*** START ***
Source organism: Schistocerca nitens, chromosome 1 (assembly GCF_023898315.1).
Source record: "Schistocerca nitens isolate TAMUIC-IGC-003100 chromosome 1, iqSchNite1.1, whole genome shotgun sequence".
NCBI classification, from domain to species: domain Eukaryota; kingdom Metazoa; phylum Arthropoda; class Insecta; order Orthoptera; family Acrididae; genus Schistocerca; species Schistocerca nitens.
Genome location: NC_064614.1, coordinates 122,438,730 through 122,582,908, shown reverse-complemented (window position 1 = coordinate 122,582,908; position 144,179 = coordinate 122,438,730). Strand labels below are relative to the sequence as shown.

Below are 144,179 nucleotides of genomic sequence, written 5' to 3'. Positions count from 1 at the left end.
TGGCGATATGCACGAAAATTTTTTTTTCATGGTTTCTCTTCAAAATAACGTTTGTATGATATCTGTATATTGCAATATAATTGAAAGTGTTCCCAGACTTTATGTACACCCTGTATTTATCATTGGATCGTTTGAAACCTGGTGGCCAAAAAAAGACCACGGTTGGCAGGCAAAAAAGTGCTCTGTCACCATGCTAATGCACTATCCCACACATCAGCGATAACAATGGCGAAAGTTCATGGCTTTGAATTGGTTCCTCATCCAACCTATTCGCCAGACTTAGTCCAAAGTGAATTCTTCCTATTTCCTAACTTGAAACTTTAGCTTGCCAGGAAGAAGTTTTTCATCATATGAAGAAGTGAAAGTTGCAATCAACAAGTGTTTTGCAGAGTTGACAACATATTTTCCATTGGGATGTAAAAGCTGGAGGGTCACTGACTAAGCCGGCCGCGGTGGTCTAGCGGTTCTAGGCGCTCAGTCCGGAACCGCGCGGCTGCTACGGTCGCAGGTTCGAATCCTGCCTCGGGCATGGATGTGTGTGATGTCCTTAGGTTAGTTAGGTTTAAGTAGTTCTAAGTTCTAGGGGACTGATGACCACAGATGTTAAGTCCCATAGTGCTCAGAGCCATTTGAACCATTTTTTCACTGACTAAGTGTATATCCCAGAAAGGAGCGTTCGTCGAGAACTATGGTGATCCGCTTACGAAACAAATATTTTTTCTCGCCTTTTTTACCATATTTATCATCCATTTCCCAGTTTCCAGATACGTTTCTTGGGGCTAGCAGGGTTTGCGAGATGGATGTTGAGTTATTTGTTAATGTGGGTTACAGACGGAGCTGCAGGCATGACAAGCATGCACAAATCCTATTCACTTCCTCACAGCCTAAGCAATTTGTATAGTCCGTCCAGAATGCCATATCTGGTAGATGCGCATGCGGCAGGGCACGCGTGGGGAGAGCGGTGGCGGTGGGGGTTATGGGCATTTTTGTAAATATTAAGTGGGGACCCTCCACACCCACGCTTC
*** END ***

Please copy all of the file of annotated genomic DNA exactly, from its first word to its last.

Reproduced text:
Source organism: Schistocerca nitens, chromosome 1 (assembly GCF_023898315.1).
Source record: "Schistocerca nitens isolate TAMUIC-IGC-003100 chromosome 1, iqSchNite1.1, whole genome shotgun sequence".
NCBI classification, from domain to species: domain Eukaryota; kingdom Metazoa; phylum Arthropoda; class Insecta; order Orthoptera; family Acrididae; genus Schistocerca; species Schistocerca nitens.
Genome location: NC_064614.1, coordinates 122,438,730 through 122,582,908, shown reverse-complemented (window position 1 = coordinate 122,582,908; position 144,179 = coordinate 122,438,730). Strand labels below are relative to the sequence as shown.

Below are 144,179 nucleotides of genomic sequence, written 5' to 3'. Positions count from 1 at the left end.
TGGCGATATGCACGAAAATTTTTTTTTCATGGTTTCTCTTCAAAATAACGTTTGTATGATATCTGTATATTGCAATATAATTGAAAGTGTTCCCAGACTTTATGTACACCCTGTATTTATCATTGGATCGTTTGAAACCTGGTGGCCAAAAAAAGACCACGGTTGGCAGGCAAAAAAGTGCTCTGTCACCATGCTAATGCACTATCCCACACATCAGCGATAACAATGGCGAAAGTTCATGGCTTTGAATTGGTTCCTCATCCAACCTATTCGCCAGACTTAGTCCAAAGTGAATTCTTCCTATTTCCTAACTTGAAACTTTAGCTTGCCAGGAAGAAGTTTTTCATCATATGAAGAAGTGAAAGTTGCAATCAACAAGTGTTTTGCAGAGTTGACAACATATTTTCCATTGGGATGTAAAAGCTGGAGGGTCACTGACTAAGCCGGCCGCGGTGGTCTAGCGGTTCTAGGCGCTCAGTCCGGAACCGCGCGGCTGCTACGGTCGCAGGTTCGAATCCTGCCTCGGGCATGGATGTGTGTGATGTCCTTAGGTTAGTTAGGTTTAAGTAGTTCTAAGTTCTAGGGGACTGATGACCACAGATGTTAAGTCCCATAGTGCTCAGAGCCATTTGAACCATTTTTTCACTGACTAAGTGTATATCCCAGAAAGGAGCGTTCGTCGAGAACTATGGTGATCCGCTTACGAAACAAATATTTTTTCTCGCCTTTTTTACCATATTTATCATCCATTTCCCAGTTTCCAGATACGTTTCTTGGGGCTAGCAGGGTTTGCGAGATGGATGTTGAGTTATTTGTTAATGTGGGTTACAGACGGAGCTGCAGGCATGACAAGCATGCACAAATCCTATTCACTTCCTCACAGCCTAAGCAATTTGTATAGTCCGTCCAGAATGCCATATCTGGTAGATGCGCATGCGGCAGGGCACGCGTGGGGAGAGCGGTGGCGGTGGGGGTTATGGGCATTTTTGTAAATATTAAGTGGGGACCCTCCACACCCACGCTTC